It’s seems only right to begin with the mind. Our buzzing, busy control centre that houses our personality, and changes constantly from conception to death. Swimming as babies helps the rapidly growing brain develop; swimming as an adult helps steady a busy mind. So that’s where this story starts.
Stimulated, suppressed, stretched, strained on a daily basis, I swore to be more mindful this year. Like a lot of people, my mind scrambles through a million possible futures rather than experiencing the moment. Except for when I’m swimming.
When I swim, it’s all about the catch, the sweep, the pull. The rhythm of my breath, the feeling of cutting through the water, or the way this new hat is cutting into the back of my neck! When I swim outdoors, it’s intensified: with no tuck and turn, the rhythm of my stroke and breath sings without interruption through the cold water, beneath the sky. And the chafe of a wetsuit beats the squeeze of a tight hat any day of the week!
It’s a beautiful activity quite unlike any other. It’s taken me from coast, to river, to mountain lake. Last year, I started taking recreational open water swimming a little more seriously with my first open water event. And joined a club of wonderful swimming geeks to support my training.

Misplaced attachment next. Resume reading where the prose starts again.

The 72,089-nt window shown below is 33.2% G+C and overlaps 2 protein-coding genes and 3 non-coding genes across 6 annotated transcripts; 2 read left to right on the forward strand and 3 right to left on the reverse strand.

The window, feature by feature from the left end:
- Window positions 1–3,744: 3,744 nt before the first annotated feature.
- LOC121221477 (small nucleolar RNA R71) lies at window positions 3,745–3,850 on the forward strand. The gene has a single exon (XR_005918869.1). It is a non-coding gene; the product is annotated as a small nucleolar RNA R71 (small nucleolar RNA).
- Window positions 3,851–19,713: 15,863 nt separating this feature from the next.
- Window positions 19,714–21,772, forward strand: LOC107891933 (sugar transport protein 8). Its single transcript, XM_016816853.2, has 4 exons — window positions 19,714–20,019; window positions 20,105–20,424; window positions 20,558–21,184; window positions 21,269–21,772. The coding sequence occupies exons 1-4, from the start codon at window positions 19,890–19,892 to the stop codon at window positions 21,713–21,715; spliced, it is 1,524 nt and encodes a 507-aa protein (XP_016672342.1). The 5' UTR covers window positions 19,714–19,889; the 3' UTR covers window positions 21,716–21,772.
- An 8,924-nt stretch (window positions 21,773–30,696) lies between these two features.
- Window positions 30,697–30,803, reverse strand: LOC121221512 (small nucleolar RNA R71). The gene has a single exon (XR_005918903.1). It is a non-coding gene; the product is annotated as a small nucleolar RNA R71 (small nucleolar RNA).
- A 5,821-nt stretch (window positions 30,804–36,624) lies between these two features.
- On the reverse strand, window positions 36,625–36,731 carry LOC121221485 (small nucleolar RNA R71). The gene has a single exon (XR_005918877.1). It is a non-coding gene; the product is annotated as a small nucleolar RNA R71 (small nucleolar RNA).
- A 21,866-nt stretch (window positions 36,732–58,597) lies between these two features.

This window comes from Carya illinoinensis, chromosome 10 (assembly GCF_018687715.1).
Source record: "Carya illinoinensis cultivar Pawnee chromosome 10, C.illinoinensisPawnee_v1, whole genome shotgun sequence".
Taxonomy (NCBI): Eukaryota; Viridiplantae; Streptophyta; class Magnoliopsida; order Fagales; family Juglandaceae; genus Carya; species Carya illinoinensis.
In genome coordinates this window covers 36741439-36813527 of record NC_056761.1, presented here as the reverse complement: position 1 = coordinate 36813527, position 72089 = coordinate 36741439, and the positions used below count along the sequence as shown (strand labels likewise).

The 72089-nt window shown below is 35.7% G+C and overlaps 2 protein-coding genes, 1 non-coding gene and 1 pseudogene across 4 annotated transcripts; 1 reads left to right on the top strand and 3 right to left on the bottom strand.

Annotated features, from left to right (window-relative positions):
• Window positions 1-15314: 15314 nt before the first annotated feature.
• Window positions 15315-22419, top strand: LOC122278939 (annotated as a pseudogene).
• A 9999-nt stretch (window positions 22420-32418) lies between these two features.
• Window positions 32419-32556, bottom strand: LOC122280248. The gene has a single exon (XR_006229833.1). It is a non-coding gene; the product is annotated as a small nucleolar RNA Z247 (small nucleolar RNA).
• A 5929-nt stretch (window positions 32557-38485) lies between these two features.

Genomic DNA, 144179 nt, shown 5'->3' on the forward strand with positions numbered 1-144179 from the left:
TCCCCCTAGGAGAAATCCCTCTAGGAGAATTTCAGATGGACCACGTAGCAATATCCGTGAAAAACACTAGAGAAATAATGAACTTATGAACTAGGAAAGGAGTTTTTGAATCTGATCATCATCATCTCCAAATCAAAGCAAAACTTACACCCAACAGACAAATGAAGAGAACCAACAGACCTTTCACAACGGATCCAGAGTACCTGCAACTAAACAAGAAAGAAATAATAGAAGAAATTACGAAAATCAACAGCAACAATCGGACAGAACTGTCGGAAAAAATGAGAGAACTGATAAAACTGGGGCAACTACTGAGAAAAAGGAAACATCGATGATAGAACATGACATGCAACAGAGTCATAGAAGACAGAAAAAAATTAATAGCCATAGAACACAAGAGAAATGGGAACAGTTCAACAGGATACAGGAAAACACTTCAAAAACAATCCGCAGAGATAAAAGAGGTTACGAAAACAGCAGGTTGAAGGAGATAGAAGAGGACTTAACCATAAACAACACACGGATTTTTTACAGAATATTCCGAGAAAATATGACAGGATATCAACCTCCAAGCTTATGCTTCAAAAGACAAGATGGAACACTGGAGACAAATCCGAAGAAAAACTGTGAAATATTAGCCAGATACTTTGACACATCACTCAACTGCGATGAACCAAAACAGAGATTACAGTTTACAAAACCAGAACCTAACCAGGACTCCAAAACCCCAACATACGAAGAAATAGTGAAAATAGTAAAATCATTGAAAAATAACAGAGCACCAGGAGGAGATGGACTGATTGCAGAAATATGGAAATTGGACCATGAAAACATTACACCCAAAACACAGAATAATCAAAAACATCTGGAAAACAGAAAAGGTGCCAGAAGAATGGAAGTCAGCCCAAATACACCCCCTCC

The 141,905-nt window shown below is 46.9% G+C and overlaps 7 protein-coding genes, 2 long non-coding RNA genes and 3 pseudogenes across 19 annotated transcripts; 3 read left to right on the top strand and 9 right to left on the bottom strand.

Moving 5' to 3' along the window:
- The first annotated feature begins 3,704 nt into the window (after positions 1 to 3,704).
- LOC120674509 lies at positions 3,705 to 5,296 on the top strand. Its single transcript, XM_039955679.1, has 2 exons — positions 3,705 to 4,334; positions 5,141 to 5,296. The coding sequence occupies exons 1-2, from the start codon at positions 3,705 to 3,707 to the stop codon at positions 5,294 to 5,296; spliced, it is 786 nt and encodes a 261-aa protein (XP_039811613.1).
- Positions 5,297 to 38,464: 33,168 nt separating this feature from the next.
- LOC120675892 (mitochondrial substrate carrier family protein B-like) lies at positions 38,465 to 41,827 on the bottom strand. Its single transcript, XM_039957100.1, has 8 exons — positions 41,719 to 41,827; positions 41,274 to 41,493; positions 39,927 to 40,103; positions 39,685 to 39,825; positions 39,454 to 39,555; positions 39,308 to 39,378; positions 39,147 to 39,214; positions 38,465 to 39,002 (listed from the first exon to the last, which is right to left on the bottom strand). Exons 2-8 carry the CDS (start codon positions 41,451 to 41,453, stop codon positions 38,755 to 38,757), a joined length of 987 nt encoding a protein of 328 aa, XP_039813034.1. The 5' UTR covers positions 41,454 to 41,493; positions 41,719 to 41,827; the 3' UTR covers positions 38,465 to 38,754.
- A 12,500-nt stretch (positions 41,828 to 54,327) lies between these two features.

It’s a joyful activity that does not discriminate. I’ve seen tiny babies, people with disabilities, young and elderly folk enjoy the water alike. Six years ago, I started teaching parents how to teach their babies to swim, and saw the magical, bonding experience I’d had with my own water babies play out again and again.
For me, it’s those feel good hormones from exercising, and the focus on the here and now. When I swim outdoors, it’s also just being in the world.
This blog will explore the psychology, philosophy and physiology of swimming, as well as the practical and personal aspects.